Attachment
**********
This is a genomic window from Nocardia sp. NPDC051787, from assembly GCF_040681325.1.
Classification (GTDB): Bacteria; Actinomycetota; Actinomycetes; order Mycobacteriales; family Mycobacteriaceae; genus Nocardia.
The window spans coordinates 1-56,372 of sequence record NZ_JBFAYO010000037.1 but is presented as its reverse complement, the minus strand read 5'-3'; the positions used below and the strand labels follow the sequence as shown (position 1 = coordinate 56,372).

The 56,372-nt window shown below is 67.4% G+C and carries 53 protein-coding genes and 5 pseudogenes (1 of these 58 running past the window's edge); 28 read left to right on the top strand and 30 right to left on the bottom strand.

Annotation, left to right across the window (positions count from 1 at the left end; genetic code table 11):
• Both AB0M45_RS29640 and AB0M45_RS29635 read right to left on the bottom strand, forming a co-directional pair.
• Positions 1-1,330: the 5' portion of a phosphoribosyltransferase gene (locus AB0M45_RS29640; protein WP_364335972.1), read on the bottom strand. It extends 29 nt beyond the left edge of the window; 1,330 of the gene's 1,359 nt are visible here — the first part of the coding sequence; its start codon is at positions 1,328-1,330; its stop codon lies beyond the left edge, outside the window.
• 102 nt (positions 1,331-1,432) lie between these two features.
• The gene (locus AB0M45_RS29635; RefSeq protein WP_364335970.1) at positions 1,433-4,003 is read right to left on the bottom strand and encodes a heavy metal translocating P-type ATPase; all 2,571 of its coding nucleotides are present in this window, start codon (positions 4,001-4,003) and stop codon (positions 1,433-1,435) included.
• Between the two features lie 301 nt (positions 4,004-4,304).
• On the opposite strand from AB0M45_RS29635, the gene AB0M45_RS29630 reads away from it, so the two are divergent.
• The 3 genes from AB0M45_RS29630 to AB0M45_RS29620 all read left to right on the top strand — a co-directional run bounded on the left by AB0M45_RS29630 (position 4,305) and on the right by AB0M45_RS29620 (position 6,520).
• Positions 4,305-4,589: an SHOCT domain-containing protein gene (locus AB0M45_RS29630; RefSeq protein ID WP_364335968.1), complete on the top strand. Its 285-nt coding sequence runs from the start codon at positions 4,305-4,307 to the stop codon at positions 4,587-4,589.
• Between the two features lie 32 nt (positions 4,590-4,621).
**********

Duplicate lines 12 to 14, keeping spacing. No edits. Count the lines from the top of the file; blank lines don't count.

• The 3 genes from AB0M45_RS29630 to AB0M45_RS29620 all read left to right on the top strand — a co-directional run bounded on the left by AB0M45_RS29630 (position 4,305) and on the right by AB0M45_RS29620 (position 6,520).
• Positions 4,305-4,589: an SHOCT domain-containing protein gene (locus AB0M45_RS29630; RefSeq protein ID WP_364335968.1), complete on the top strand. Its 285-nt coding sequence runs from the start codon at positions 4,305-4,307 to the stop codon at positions 4,587-4,589.
• Between the two features lie 32 nt (positions 4,590-4,621).